Reasons Why a Las Vegas Personal Injury Lawyer Won't Take Your Case

Suppose you suffer an injury that was caused by someone else’s misconduct. You schedule consultations with various personal injury lawyers, but you cannot find one that will agree to represent you. Why? There are many possible reasons, some of which we discuss below. 

Not all of these reasons apply to every attorney. If one lawyer doesn’t take your claim, another lawyer might. Some problems, such as the expiration of the statute of limitations deadline, cannot be fixed no matter which lawyer you select.

Some reasons a Las Vegas personal injury attorney may refuse to take your case include: 

Your Claim is Not Viable

Your Claim is Not Viable

Most personal injury lawyers work on a contingency fee basis. If they don’t win any money for you, they don’t charge you any legal fees. This ends up as a waste of time for both you and them. For this reason, a personal injury lawyer won’t take your case if they do not believe they can win. If your injuries aren’t serious, your case might not interest some personal injury lawyers.

The Defendant Doesn’t Have Any Money

It won’t benefit you to win your claim if the defendant cannot afford to pay it. Of course, many defendants with limited personal finances have insurance policies that can cover your claim. In many other cases, the defendant has no insurance or drastically inadequate coverage. 

In other cases, insurance companies simply won’t cover the type of claim you intend to assert (a criminal assault, for example).

If the party who injured you cannot afford to pay, an experienced lawyer will seek alternative defendants, such as:

  • The defendant’s employer
  • Another third party who contributed to your injury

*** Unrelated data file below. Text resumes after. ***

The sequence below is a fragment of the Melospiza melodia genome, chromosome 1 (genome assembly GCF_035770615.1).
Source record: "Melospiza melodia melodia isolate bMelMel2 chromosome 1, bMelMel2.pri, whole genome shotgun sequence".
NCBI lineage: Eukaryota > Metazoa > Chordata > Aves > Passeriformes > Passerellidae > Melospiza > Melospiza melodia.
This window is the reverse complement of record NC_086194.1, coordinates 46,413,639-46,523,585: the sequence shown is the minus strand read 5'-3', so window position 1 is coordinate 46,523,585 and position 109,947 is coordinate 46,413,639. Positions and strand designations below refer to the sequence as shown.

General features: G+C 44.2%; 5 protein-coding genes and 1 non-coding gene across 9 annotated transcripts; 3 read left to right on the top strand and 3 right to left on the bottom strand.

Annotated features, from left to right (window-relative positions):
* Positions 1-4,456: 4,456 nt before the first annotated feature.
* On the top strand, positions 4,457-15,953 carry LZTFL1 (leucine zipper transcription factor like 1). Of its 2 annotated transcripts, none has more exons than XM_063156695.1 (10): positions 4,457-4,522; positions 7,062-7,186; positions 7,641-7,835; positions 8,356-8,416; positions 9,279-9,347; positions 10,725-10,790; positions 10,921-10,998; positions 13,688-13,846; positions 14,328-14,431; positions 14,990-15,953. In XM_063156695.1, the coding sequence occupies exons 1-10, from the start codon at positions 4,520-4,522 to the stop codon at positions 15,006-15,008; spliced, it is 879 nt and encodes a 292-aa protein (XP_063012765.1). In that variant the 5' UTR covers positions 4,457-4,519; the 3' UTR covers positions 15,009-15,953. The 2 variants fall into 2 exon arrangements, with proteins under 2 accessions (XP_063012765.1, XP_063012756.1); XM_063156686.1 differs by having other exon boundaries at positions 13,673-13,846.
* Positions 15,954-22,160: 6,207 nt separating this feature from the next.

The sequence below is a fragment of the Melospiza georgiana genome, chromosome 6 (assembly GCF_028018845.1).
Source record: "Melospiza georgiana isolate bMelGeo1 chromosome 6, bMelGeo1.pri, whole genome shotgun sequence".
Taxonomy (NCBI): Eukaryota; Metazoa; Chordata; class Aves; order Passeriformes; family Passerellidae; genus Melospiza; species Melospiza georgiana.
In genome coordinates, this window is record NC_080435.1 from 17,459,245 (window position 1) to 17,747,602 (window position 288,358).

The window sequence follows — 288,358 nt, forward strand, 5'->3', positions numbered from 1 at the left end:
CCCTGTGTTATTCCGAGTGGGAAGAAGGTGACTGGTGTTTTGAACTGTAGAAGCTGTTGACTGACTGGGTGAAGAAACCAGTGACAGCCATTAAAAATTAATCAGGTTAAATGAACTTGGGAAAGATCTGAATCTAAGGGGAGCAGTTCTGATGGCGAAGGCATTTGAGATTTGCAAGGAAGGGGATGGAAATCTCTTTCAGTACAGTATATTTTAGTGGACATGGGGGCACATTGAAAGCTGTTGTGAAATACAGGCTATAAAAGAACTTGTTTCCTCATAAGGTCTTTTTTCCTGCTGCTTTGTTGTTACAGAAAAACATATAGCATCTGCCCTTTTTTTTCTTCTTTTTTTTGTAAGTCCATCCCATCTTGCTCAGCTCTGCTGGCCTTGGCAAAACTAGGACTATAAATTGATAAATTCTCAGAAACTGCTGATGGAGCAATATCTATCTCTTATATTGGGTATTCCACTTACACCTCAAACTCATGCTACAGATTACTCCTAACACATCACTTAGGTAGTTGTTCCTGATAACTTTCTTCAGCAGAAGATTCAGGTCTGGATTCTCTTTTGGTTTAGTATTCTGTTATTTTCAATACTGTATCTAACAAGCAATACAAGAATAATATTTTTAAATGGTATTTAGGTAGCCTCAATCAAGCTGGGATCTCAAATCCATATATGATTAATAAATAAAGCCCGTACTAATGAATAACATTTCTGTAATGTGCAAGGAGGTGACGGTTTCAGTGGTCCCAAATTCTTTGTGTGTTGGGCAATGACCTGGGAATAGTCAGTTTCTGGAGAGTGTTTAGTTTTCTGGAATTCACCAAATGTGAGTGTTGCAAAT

• A government agency, if the lawyer can prove that they partially contributed to the accident 
  • A manufacturer, if a defective product contributed to the accident 

However, depending on your case’s circumstances, there may be no alternative defendants you can plausibly hold liable.  

The Lawyer Believes the Accident Was Mostly Your Fault

Nevada applies a modified comparative negligence system with a 51% bar to recovery. You cannot recover compensation if you share more fault than the other parties. 

A court will assign each at-fault party a percentage of the blame. The victim’s awarded damages will be reduced by their percentage of fault. If the lawyer believes your portion of responsibility is too high, the amount of compensation they expect to win might not justify the effort of pursuing the claim.

Your Case is Too Complex for the Lawyer to Handle

A lawyer might refuse your case if it is too complex for them to handle. This is especially likely to happen if you talk to a sole practitioner without the resources to investigate your claim properly. 

In this case, your luck might improve if you contact a larger firm with more resources to devote to your case. Medical malpractice and product liability claims are particularly likely to be complex.

The Statute of Limitations Deadline Has Passed

The Nevada statute of limitations for most personal injury claims is two years after the accident that injured you, with limited exceptions. The wrongful death statute of limitations is two years after the victim’s date of death. 

If the deadline has passed, your claim will be worthless. Neither you nor your lawyer will have the opportunity to win any compensation for your claim.

The Defendant is a Government Entity

Suing the government for damages is different from suing a private party. When you sue the government, your compensation will come from public funds. This is why the government sets special rules for claims against government agencies.